translating said valid fault of said section to a second seismic section.
6. The method of claim 5 wherein said translating step includes the step of:
transferring said valid fault of said present section to a next section of said seismic value to produce a seed fault in said next section;
snapping said seed fault of said next section to produce a valid fault in said neighbor section; and
for only those nodes of the next section valid fault and the present section valid fault which have the same vertical coordinates, estimating fault strike step out as the ratio of the difference between the average horizontal position of fault nodes of said valid fault of said next section and the average horizontal position of corresponding fault nodes of said present seismic section and the difference between a section index of said next section and of a section index of said present section.
7. The method of claim 6 wherein said step of translating said valid fault of said present section to a next section which differs by a predetermined difference in section index comprises the step of:
creating a seed node in a seed fault of the next section corresponding to each node in the present valid fault such that the z coordinate of each seed node equals the present z coordinate and the x coordinate of the seed node equals the present node x coordinate plus the total step out, where total step out is determined as the product of fault strike step out times the difference in the section index of the next section and the present section.
8. The method of claim 1 wherein the step of determining a fault attribute for a trial valid node along a path parallel to said dip line comprises the steps of:
creating said path as lines parallel to but displaced from said dip line to the left and to the right of said trial valid node, each of said lines being displaced from said trial valid node;
for each vertical data position of said first search window, rounding the corresponding point on said line to the left of said trial valid node to its nearest data position and reading and storing the seismic value at that position, thereby producing a sequence of values Li, where i is an index of vertical data position in the first search window;
for each vertical data position of said first search window, rounding the corresponding point on said line to the right of said trial valid node to its nearest data position and reading and storing the seismic value at that position, thereby producing a sequence of values Ri, where i is the same index of vertical data position in the first search window as for the sequence Li ;
determining a normalized cross correlation index for said trial valid node as ##EQU1## where SUM=summation over index i
SQRT=SQUARE ROOT
=Multiplication
and,
determining a fault attribute F for such trial valid node as ##EQU2##
9. The method of claim 1 wherein the step of determining a fault attribute for each one of said first trial valid nodes comprises the steps of:
creating said path to be a line L parallel to said dip line and passing through one of said first trial valid nodes;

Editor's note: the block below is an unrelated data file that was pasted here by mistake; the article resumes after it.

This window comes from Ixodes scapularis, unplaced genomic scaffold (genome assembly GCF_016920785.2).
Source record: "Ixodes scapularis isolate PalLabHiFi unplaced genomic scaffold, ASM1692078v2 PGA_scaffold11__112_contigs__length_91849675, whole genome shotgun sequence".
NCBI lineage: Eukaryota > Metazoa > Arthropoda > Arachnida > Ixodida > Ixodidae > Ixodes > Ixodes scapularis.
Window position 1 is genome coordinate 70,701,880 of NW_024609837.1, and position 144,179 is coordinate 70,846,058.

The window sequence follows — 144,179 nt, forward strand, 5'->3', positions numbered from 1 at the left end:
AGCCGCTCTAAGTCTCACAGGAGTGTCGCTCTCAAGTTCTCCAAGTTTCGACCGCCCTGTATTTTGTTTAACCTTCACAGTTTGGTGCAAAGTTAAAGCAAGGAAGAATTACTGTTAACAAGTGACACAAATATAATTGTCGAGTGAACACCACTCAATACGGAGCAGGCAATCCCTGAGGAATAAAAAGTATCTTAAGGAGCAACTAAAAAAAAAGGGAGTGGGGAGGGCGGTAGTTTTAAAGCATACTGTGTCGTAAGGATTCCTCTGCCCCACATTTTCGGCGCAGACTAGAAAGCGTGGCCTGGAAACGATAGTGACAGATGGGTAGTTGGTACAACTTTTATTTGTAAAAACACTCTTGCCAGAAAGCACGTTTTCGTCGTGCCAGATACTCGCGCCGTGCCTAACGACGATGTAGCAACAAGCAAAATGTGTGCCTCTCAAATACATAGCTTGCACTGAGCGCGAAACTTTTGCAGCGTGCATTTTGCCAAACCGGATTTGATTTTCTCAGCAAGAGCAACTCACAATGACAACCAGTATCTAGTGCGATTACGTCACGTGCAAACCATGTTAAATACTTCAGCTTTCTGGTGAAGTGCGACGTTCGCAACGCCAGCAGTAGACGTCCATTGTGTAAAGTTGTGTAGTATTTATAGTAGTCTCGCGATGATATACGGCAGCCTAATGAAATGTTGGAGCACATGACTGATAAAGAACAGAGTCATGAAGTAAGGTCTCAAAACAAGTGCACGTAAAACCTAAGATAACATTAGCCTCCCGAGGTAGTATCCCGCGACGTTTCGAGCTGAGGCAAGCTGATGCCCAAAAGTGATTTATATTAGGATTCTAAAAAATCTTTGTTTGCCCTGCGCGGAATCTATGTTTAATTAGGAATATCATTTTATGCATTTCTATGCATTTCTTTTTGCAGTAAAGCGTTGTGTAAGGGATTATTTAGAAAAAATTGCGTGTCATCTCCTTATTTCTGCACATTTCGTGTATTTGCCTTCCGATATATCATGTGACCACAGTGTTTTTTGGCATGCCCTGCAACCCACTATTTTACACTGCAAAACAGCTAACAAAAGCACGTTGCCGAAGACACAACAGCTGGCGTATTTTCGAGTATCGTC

for each vertical data position in said first search window, rounding the corresponding point on line L to the nearest seismic data position and reading and storing the seismic value at a position i thereby producing a sequence of values Li, where i is an index of vertical data position in said first search window,
determining a Root-Mean-Square amplitude as ##EQU3## where SUM=SUMMATION OVER INDEX i
SQRT=SQUARE ROOT
N=Number of data samples in window, and
=Multiplication
determining said fault attribute as ##EQU4## where BIGAMP=estimate of largest possible seismic magnitude.
10. A method for automatically picking a valid fault curve of a vertical seismic section comprising the steps of:
providing user supplied information as to the coordinates of at least two seed nodes which approximately define a valid fault curve;
snapping each of said two seed nodes to valid nodes of said valid fault curve;
establishing new seed nodes by vertically extending said valid fault curve; and
snapping said new nodes to an extended valid fault curve to produce a valid fault curve of said one of said vertical sections.
11. The method of claim 10, where said vertical seismic section is one of a plurality of parallel and vertical seismic sections of a seismic data volume, further comprising the steps of:
translating said nodes of said valid fault curve to another vertical section to produce seed nodes for such other vertical section; and
snapping said seed nodes of such other vertical section to produce a corresponding valid fault curve for such other section.
12. The method of claim 11 further comprising the steps of:
repeating such translating and snapping steps until a plurality of valid fault curves has been determined on other sections in said seismic data volume, each of said valid fault curves corresponding to said valid fault curve of said one of said vertical sections for which a user has supplied two seed nodes.
13. Apparatus for automatically snapping a first seed node to a valid node of a valid fault curve in a vertical section of seismic data values for which at least two seed nodes have been provided as a seed fault approximately defining a valid fault curve comprising: